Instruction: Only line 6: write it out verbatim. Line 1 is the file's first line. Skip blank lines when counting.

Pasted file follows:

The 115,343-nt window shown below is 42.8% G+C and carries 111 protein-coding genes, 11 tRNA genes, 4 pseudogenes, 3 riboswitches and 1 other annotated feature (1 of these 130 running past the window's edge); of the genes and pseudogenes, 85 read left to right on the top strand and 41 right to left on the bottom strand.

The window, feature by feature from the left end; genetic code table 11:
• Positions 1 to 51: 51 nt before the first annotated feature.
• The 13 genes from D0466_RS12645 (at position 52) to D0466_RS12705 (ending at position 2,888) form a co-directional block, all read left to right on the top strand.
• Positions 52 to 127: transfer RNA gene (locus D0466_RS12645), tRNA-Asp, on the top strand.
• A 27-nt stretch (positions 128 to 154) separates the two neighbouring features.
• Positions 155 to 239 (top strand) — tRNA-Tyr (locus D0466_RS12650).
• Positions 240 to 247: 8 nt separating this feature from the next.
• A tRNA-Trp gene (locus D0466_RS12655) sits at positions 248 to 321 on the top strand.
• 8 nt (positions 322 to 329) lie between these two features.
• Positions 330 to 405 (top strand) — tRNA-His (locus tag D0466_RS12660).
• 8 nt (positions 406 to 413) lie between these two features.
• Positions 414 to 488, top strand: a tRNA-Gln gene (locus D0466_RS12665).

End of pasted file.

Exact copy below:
• A 27-nt stretch (positions 128 to 154) separates the two neighbouring features.